CLICK HERE – Texas Solar incentives are back for a short time.
I just contracted with One Block Off The Grid for solar panels that will offset approximately 50% of my electricity usage and lock in a low rate of approximately 3.2¢/kWh for the next 20 years.
When I moved here in 2011, I contracted with TXU for 100% wind generated power. I’ve been very happy knowing that my electricity usage was not contributing to fracking sacrifice zones. But, at 11.7¢ kWh, I’ve been paying a bit of a premium for wind.
One Block Off The Grid has a number of ways you can structure a deal for solar panels. You can do a monthly rental agreement, a custom agreement or an initial payment agreement. I chose the initial payment and will achieve pay back in the 5th year or earlier if I cut my usage. (I plan to install a radiant heat barrier and, in the summer, I will shade my south facing windows from the sun. Right now, like last winter, we are enjoying the passive solar. )
As the photo shows, there will be 15 panels on the back of my house which faces due south. When the engineers come do an assessment, they may find that up to 18 panels will fit on my roof. In that case, my offset would be close to 60% of my energy use.
Going solar will not only take a strain off my pocket book, it will take a strain off our grid. Texas ranks dead last in electricity reliability.
Texas likes to be No. 1 at everything. But we are currently dead last when it comes to the reliability of our electrical system, according to a recent assessment by the North American Electric Reliability Corporation…
I spoke with Marcus Joo who really knows his stuff. He patiently walked me through everything, including the contract which I can cancel in the next two weeks with no obligation. Marcus is a big Bruce Lee fan so, since my oldest son has a black belt in Jeet Kune Do, we had more than the love of clean energy in common.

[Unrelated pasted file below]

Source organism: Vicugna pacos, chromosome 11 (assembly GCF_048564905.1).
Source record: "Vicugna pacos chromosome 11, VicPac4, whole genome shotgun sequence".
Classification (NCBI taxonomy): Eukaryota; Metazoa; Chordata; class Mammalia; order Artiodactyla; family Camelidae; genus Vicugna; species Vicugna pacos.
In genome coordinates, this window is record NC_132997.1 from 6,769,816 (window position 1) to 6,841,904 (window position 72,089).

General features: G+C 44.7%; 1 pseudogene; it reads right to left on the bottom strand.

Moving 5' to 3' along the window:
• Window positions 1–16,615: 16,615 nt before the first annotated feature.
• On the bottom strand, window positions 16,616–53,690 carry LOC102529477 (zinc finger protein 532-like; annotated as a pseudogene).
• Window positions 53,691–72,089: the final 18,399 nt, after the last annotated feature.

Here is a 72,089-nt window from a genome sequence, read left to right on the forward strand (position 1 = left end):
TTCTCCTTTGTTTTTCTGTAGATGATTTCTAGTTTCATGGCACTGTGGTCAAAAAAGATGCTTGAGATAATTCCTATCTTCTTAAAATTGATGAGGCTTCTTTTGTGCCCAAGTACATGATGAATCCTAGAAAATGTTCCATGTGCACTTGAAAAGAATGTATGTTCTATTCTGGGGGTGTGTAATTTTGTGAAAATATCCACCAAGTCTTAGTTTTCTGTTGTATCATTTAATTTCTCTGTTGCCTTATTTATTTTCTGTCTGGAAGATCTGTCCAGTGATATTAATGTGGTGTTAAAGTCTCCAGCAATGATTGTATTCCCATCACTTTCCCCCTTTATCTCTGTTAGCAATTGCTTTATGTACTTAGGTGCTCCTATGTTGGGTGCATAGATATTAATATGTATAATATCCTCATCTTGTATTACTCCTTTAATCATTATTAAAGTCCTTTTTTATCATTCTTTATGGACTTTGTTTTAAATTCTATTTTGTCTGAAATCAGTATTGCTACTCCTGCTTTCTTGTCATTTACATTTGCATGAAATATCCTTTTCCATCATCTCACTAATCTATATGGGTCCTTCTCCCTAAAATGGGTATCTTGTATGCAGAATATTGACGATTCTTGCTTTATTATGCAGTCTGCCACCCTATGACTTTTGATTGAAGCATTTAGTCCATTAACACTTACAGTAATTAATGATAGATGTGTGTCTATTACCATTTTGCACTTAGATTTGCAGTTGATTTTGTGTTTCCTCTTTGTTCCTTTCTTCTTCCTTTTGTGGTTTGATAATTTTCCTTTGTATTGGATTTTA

I tried to get solar last year but there weren’t any incentives available so the cost was way too high. There are only a limited number of incentives for Texans and those will all be gone in a few days. If you don’t get in on this round, you will have to wait until there are more incentives.
FACT: The clean energy sector creates 3 times as many jobs as fossil fuel sector. Learn the truth about clean energy
Good bye natural gas you dirty boy! It’s over between us is a series.
In self defense due to all the questions in my inbox, here is some additional information
- You pay nothing until the panels are installed which, due to the permitting process, takes about 4 months (permitting of an oil or gas well takes only 7 days). At installation you pay 1/2 and a few weeks later, after you are connected, you pay the other 1/2.
- In Texas we get the most exposure from the south. East=morning exposure. West=evening exposure. South=all day exposure.
- Studies show that each $1 saved in utility cost is $20 in added home value.
- According to a study published in The Appraisal Journal, a home’s value is increased by $20 for every $1 reduction in annual energy savings. So if you saved $1,000, you’d increase your home value by $20,000. And the U.S. Department of Energy’s Office of Energy Efficiency & Renewable Energy says that a home with solar will sell twice as fast as a home without solar. A recent Business Week article reported that homes with solar panels sell faster than non-solar homes and at a higher price.
- If you move, the solar panels can transfer to the new homeowner or you can take them with you.
- The panels are warranted for 20 years. You don’t have to ever touch them.
I am not a solar panel expert. Marcus is. Clicking the link for additional information does not obligate you in any way. Even if you sign an agreement to lock in the incentives, you have 2 weeks to change your mind. If you don’t lock in the incentive, you may have years to wait before they are offered again.
Read the Goodbye natural gas series.
UPDATE: My solar panels are up. Lookie! My new solar panels are up!